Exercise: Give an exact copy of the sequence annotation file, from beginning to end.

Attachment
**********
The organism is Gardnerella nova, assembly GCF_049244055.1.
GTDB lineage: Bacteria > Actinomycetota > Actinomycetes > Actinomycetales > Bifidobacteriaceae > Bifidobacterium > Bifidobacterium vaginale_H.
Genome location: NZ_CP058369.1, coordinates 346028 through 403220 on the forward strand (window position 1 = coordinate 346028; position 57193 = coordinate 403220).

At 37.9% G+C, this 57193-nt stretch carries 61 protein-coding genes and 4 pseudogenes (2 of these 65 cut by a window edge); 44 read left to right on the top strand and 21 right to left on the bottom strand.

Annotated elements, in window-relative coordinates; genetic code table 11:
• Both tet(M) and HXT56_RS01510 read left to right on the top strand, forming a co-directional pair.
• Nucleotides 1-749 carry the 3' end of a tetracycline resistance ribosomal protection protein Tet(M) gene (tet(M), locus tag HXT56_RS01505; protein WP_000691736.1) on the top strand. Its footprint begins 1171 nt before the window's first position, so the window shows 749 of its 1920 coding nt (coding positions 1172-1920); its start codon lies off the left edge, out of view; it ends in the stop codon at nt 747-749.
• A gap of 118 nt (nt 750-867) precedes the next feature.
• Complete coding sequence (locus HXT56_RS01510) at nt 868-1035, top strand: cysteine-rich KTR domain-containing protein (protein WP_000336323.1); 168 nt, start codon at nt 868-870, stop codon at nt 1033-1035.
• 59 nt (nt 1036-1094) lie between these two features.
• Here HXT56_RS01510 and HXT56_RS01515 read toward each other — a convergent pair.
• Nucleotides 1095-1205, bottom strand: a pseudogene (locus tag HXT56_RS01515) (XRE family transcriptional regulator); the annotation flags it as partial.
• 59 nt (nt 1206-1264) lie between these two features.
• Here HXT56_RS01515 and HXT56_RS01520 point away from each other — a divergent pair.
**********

The organism is Gardnerella nova, assembly GCF_049244055.1.
GTDB lineage: Bacteria > Actinomycetota > Actinomycetes > Actinomycetales > Bifidobacteriaceae > Bifidobacterium > Bifidobacterium vaginale_H.
Genome location: NZ_CP058369.1, coordinates 346028 through 403220 on the forward strand (window position 1 = coordinate 346028; position 57193 = coordinate 403220).

At 37.9% G+C, this 57193-nt stretch carries 61 protein-coding genes and 4 pseudogenes (2 of these 65 cut by a window edge); 44 read left to right on the top strand and 21 right to left on the bottom strand.

Annotated elements, in window-relative coordinates; genetic code table 11:
• Both tet(M) and HXT56_RS01510 read left to right on the top strand, forming a co-directional pair.
• Nucleotides 1-749 carry the 3' end of a tetracycline resistance ribosomal protection protein Tet(M) gene (tet(M), locus tag HXT56_RS01505; protein WP_000691736.1) on the top strand. Its footprint begins 1171 nt before the window's first position, so the window shows 749 of its 1920 coding nt (coding positions 1172-1920); its start codon lies off the left edge, out of view; it ends in the stop codon at nt 747-749.
• A gap of 118 nt (nt 750-867) precedes the next feature.
• Complete coding sequence (locus HXT56_RS01510) at nt 868-1035, top strand: cysteine-rich KTR domain-containing protein (protein WP_000336323.1); 168 nt, start codon at nt 868-870, stop codon at nt 1033-1035.
• 59 nt (nt 1036-1094) lie between these two features.
• Here HXT56_RS01510 and HXT56_RS01515 read toward each other — a convergent pair.
• Nucleotides 1095-1205, bottom strand: a pseudogene (locus tag HXT56_RS01515) (XRE family transcriptional regulator); the annotation flags it as partial.
• 59 nt (nt 1206-1264) lie between these two features.
• Here HXT56_RS01515 and HXT56_RS01520 point away from each other — a divergent pair.